"A few weeks later, I went with Rabbi Yossi Smierc to New York to visit the Rebbe's ohel. I asked the Rebbe for blessings in the three areas I always ask for: shalom bayit (peaceful family life), health for me and for my family, and enough parnasa (livelihood) so that I can give even more tzedaka (charity). I always ask for these three general blessings.
"The day that I got back from New York, I was helping my wife in the kitchen when I started feeling tired. 'I'm going to lie down,' I told my wife, Rose. On the way to the bedroom, I fell down and hurt my shoulder. I went to the hospital where I was told that my shoulder was broken.
"The following week, as I was walking through the lobby of our apartment building, I fell down again. 'This is enough,' Rose told me. 'You keep on falling down. You must go to the doctor and have things checked out.'
"I went to a neurologist who sent me to the hospital to have a CAT scan. The CAT scan showed that I had slight bleeding on the brain. It was already late on Friday afternoon and the hospital wanted to keep me for observation after the CAT scan but I wanted to get home to celebrate Shabbat together with my wife. The doctor agreed that I could go home but insisted that I return to the hospital for more tests early Monday morning.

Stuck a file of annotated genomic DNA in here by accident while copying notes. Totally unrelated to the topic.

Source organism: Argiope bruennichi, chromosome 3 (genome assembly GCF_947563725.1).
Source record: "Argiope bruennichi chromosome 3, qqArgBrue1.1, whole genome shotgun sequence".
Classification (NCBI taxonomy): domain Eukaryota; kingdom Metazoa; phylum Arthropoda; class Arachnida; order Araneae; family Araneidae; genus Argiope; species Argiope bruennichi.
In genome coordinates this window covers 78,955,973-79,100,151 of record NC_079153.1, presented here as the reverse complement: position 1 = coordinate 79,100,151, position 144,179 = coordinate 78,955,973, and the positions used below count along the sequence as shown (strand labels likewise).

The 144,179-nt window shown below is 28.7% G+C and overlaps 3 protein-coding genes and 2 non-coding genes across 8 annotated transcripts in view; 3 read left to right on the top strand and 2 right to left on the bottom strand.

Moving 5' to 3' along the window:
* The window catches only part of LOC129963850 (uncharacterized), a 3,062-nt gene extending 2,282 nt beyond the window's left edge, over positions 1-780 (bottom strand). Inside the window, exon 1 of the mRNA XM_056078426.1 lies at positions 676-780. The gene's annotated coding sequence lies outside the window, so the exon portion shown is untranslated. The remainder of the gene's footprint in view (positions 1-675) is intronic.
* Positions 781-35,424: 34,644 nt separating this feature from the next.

"Shabbat passed uneventfully as did Sunday. On Monday I went to my office early to take care of a few things before going to the hospital that morning. Before I knew it, it was late Monday afternoon. I went to the hospital where they did another CAT scan. The doctor told me that the new CAT scan showed that the bleeding had increased. She told me she was scheduling me for brain surgery the following day! I informed her that I have a pace-maker and so they immediately scheduled tests to check out my heart.
"The new set of tests revealed that I had a blood clot at the point where the pace-maker is connected to the heart. Now I was told that I would need to have heart surgery on Tuesday to remove the clot and the brain surgery would have to be rescheduled for Wednesday. On Tuesday, when they went in to remove the blood clot, they found a second clot that they also removed. The heart surgery was successful and they put in a temporary pace-maker that would be replaced the following Monday with a permanent pace-maker. The brain surgery on Wednesday also went well, thank G-d.